Bereavement of a miscarriage is complex because of factors that are unique to this loss. There is no visible child to mourn for, no memories or shared life experiences. The death is sudden and there usually a lack of recognition of the significance of such a loss by society. In addition, women who miscarry are often in need of the absent social and emotional support that is provided with other types of bereavement. The suppression of appropriate mourning due to society’s inhibitions may cause further stress and long-term emotional consequences. Prenatal loss is unique in the sense that the parents do not know the object of loss as it would be with the death of a loved one who has been part of their lives and social structure. The anticipated child is both a fantasy child and an internal entity within a woman’s body. The loss of a baby is also the loss of part of a women’s self. The researcher is of the opinion that a miscarriage is a traumatic experience which, if not thoroughly dealt with, can cause great damage to a sufferer’s life. According to her, projective techniques in the form of play therapy can encourage women to talk about their miscarriage in order to deal with suppressed emotions. The purpose of this research was to determine to what extent projective techniques could be used in respect of a mother’s emotional experience of a miscarriage. For this study the qualitative research approach was used. The participants were selected by making use of purposive sampling as a form of non-probability sampling. During the empiric research two respondents attended eight in-depth interviewes with a therapeutic component. The first interview comprised a semi-structured interview schedule. Six interviews followed where projective play therapeutic techniques were used. The empirical data was obtained from the interview schedule and the researcher was the primer instrument of gathering information. The value of meaning that the participants attached to the subject was of great importance. The empirical data showed that the two participants were better enabled to deal with their miscarriages after the interviews. Thus, regarding the experience of the two paricipants, it was possible to answer the research question positively. It seems as if projective techniques can indeed be used in respect of a mother’s emotional experience of a miscarriage.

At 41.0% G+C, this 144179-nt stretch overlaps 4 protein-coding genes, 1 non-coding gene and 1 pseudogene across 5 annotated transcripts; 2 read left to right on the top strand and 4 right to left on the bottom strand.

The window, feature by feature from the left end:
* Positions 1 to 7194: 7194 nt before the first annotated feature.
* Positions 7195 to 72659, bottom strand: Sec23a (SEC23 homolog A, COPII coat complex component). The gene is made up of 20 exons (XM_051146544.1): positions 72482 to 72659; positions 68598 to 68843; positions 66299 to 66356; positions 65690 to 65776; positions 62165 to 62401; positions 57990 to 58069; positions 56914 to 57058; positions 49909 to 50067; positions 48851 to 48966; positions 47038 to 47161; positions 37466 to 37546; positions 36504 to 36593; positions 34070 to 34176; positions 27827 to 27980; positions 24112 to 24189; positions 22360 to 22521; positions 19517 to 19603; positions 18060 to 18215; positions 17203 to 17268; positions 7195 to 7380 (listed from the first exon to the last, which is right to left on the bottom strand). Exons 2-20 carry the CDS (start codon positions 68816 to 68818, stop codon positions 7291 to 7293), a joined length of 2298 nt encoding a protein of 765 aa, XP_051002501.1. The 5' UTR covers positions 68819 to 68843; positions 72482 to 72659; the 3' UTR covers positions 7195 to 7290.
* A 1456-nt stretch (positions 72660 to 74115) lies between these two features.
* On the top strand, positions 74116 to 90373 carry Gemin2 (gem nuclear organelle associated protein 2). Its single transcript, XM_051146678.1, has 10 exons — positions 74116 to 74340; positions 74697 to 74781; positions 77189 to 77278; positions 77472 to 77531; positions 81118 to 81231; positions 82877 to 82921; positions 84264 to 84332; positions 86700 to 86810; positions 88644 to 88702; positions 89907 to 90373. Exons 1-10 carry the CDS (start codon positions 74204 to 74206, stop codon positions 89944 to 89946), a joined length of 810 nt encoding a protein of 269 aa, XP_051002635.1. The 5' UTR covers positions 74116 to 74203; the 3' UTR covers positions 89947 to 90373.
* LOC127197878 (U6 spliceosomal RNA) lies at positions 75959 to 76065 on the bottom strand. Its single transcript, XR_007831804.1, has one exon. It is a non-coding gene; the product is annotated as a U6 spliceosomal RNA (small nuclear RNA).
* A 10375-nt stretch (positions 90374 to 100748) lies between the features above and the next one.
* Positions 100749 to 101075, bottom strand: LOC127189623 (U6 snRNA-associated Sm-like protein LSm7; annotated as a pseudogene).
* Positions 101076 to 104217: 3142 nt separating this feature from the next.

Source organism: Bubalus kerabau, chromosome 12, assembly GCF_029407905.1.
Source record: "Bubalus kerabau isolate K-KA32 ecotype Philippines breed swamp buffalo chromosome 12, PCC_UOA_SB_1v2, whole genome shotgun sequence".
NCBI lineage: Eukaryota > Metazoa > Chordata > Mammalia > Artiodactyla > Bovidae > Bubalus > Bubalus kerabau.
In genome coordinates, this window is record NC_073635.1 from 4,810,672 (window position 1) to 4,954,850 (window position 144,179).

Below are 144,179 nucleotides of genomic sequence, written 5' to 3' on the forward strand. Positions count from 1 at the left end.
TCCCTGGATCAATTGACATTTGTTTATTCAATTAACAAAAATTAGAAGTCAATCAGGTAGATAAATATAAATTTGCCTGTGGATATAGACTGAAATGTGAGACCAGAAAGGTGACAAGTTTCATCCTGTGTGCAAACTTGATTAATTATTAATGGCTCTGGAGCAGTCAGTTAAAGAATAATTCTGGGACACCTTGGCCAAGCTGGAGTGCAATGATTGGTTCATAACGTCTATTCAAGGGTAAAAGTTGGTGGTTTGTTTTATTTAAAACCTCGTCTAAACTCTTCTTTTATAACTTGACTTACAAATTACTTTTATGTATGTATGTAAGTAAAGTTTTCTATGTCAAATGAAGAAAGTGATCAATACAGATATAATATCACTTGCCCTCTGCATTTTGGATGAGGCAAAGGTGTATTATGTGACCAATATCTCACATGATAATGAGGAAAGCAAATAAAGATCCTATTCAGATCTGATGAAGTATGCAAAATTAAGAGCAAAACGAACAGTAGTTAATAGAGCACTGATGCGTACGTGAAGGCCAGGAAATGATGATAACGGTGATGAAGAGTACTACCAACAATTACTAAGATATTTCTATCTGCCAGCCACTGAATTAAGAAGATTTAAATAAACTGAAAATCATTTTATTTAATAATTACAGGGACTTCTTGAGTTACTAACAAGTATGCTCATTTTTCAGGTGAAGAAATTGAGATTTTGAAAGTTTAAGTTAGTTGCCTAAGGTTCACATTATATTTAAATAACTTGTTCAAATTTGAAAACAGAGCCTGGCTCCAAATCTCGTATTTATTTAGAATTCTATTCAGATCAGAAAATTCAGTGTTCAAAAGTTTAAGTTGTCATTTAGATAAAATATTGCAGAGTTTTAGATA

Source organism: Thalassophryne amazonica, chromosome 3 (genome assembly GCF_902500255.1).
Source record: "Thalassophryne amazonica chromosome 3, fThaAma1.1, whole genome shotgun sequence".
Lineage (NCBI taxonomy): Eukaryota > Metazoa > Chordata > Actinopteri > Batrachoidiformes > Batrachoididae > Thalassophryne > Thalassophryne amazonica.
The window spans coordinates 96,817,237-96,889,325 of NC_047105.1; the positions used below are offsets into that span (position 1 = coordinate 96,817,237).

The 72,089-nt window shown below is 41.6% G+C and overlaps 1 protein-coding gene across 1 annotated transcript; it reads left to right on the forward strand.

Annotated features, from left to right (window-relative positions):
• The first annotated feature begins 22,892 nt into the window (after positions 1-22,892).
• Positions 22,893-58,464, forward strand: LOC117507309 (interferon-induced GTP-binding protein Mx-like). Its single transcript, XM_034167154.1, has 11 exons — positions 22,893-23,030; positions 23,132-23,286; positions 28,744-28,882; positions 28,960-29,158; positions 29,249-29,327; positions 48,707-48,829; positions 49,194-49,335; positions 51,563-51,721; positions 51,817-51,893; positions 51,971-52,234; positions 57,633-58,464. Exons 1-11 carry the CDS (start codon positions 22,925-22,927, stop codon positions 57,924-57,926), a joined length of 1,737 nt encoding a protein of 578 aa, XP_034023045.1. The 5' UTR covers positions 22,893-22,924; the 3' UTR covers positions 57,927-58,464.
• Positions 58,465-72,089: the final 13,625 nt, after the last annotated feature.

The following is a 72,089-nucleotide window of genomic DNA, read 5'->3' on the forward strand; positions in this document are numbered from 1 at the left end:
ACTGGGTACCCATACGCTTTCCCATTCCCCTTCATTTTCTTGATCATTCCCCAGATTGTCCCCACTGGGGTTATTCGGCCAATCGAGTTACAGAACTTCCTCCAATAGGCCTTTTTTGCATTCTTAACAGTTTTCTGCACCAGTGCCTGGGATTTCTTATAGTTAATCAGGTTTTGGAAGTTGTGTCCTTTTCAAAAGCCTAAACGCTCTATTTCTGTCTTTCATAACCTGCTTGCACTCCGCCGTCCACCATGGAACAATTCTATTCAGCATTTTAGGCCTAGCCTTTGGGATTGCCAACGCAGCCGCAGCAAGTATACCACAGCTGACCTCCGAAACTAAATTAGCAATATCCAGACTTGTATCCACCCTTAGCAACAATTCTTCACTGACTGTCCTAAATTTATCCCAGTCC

Dissertation (MA (Play Therapy))--University of Pretoria, 2005.